Halloween is almost here folks and I decided to dedicate this month’s motherhood blogpost to something a little different that’s not necessarily photography-related but so personal, near and dear to this mother’s heart.
You may notice seeing teal pumpkins in the stores and hopefully outside your neighbor’s houses already. I’m here to tell you these bright blue pumpkins have a very powerful meaning that transcends color.
Food Allergy Research & Education (FARE) estimate that up to 15 million Americans have food allergies, including my son. As any parent of a life-threatening food allergy child will tell you, daily life is stressful and frustrating not to mention holidays when children are supposed to enjoy themselves. Just one piece of the wrong candy can make my son deathly ill. Chocolate consumes my October nightmares and it’s cross-contamination is down-right frightening for us because my son is anaphylacticly allergic to all dairy.
So, while most parents are designing kids costumes and stocking up on chocolate and candy, I’m dreading trying to make my son feel included in the festivities, have a great time, not feel “so different all the time mommy”, but most of all safe. Is Halloween fun for me? Honestly, no. But I put my game face on and prep the best I can beforehand to minimize issues and maximize the fun for my son.
Here’s where the FARE’s Teal Pumpkin Project comes in, and parents everywhere just like you are catching onto the idea. Launched in 2014 by Food Allergy Research & Education (FARE), the Teal Pumpkin Project™ raises awareness of food allergies and promotes inclusion of all trick-or-treaters so the holiday can remain a fun, positive experience for everyone. You want to be part of this amazing, easy, but so impactful program this Halloween, don’t you???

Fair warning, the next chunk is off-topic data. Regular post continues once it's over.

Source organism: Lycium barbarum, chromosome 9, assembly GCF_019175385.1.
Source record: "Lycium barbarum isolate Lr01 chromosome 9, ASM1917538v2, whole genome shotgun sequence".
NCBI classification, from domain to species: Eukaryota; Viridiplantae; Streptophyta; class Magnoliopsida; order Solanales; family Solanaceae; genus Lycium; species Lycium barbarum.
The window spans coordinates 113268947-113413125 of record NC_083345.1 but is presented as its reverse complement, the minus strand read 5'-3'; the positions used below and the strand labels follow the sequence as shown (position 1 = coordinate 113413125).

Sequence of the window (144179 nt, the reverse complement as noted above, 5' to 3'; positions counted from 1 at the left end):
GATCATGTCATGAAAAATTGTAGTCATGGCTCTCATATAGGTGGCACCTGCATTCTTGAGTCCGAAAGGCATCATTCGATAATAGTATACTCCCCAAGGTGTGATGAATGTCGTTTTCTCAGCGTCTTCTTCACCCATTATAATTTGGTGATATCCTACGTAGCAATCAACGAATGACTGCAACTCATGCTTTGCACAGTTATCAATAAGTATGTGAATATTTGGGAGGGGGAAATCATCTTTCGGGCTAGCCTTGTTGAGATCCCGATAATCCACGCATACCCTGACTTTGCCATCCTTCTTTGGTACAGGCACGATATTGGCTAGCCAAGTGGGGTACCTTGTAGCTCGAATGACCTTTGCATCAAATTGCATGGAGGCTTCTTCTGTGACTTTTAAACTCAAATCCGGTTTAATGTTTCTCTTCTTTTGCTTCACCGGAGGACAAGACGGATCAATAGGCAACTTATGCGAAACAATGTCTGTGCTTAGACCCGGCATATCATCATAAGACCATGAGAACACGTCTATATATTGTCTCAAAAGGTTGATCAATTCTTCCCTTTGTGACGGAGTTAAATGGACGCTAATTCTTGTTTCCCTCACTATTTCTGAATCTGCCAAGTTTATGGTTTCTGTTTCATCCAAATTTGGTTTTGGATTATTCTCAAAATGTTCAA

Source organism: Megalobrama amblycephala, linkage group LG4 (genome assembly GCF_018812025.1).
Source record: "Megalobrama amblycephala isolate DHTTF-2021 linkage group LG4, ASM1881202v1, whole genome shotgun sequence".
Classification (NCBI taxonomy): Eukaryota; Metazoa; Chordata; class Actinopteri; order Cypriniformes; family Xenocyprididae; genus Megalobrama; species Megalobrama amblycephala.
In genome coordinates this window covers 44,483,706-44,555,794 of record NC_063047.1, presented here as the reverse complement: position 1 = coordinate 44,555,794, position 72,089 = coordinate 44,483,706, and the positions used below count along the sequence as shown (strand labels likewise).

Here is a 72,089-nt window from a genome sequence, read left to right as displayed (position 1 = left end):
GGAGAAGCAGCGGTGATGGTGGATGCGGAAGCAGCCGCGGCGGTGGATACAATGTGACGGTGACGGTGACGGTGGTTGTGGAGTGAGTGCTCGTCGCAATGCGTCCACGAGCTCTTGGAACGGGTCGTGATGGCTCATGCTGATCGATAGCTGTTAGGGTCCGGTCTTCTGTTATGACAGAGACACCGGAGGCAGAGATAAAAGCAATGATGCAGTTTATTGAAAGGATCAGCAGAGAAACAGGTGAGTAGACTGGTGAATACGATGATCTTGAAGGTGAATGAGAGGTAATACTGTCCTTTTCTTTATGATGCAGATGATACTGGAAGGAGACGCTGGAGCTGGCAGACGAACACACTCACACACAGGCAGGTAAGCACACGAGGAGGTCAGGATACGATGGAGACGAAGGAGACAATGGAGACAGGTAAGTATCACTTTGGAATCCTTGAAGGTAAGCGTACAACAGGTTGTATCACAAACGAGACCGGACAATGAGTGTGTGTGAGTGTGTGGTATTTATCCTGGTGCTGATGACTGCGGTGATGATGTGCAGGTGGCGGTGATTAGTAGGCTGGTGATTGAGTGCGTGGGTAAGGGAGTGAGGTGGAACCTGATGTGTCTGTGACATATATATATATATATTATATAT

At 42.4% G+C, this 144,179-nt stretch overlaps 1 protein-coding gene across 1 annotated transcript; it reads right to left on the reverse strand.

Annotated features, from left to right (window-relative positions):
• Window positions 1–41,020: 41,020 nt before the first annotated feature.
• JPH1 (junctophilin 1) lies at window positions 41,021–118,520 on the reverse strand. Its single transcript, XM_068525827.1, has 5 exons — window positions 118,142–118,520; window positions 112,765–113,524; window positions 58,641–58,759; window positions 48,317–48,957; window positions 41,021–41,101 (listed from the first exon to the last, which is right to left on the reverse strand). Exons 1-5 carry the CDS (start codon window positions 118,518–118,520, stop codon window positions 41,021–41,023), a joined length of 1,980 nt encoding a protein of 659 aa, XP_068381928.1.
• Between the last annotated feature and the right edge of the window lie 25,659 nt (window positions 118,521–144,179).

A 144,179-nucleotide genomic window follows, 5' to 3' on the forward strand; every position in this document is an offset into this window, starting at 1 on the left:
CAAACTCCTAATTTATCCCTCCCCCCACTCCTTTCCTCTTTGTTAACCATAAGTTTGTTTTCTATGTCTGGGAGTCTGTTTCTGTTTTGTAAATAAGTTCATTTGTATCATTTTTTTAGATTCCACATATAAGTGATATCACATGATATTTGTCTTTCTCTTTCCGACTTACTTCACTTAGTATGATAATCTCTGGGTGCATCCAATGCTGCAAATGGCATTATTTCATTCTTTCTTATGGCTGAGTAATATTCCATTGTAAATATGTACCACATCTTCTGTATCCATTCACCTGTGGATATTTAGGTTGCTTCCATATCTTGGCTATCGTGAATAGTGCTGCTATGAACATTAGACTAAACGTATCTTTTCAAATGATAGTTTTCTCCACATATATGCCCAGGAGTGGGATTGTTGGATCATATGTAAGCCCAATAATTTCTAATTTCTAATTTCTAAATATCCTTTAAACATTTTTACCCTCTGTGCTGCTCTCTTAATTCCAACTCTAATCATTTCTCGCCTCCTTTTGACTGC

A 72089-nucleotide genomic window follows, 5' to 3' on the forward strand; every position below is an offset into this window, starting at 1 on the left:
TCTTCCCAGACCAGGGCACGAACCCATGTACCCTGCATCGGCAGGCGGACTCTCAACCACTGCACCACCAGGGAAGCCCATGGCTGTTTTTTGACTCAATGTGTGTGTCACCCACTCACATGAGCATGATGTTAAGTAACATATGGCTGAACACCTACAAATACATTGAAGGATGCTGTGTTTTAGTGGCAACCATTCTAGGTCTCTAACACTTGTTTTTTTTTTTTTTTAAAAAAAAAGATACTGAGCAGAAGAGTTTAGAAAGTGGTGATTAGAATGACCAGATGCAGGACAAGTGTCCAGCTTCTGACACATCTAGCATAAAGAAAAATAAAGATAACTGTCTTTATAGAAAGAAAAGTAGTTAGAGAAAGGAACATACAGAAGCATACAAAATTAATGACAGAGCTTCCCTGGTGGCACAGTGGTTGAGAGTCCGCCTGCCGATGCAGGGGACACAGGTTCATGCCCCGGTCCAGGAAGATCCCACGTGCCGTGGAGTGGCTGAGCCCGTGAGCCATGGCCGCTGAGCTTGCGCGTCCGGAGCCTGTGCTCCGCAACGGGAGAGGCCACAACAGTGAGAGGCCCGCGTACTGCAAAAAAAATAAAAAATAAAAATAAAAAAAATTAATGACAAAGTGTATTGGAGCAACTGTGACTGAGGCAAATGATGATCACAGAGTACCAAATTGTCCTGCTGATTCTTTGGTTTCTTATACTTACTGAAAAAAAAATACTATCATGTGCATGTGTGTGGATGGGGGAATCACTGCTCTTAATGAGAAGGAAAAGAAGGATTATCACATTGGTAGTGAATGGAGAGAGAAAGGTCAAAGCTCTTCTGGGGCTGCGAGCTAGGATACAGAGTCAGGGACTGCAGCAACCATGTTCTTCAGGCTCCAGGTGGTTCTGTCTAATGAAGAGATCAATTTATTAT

First, you and your child can paint a pumpkin teal or purchase one from Target or a craft store and place it out on your front porch with a free printable sign. My teal pumpkin is already out there J
This simple act makes everyone feel included in the fun of the holiday trick-or-treating.
I promise it’s SOO easy and I personally thank you even if I don’t knock on your door. Keep in mind the last 3 years I’ve done it, I’ve only had a couple children with allergies come to my door total so you don’t need a huge bucket with lots of stuff. But man how cool is that for those couple of kids that did- sure made them feel special. It also raises a lot of awareness with everyone that comes to our door and just makes them think twice about holidays for children with allergies.
Instead of candy, you can offer bubbles, bouncy balls, stickers, crayons, markers, glows sticks, fake fangs and much, much more. If you don’t want to purchase non-food items, it is helpful to separate allergy-free candy from candy that may trigger an allergic reaction if you’re handing out goodies on October 31. Cross-contamination is a HUGE concern, as many food allergies require only a tiny bit to trigger a life-threatening reaction.
Who’s with me making this year where TEAL is the new orange!?!?!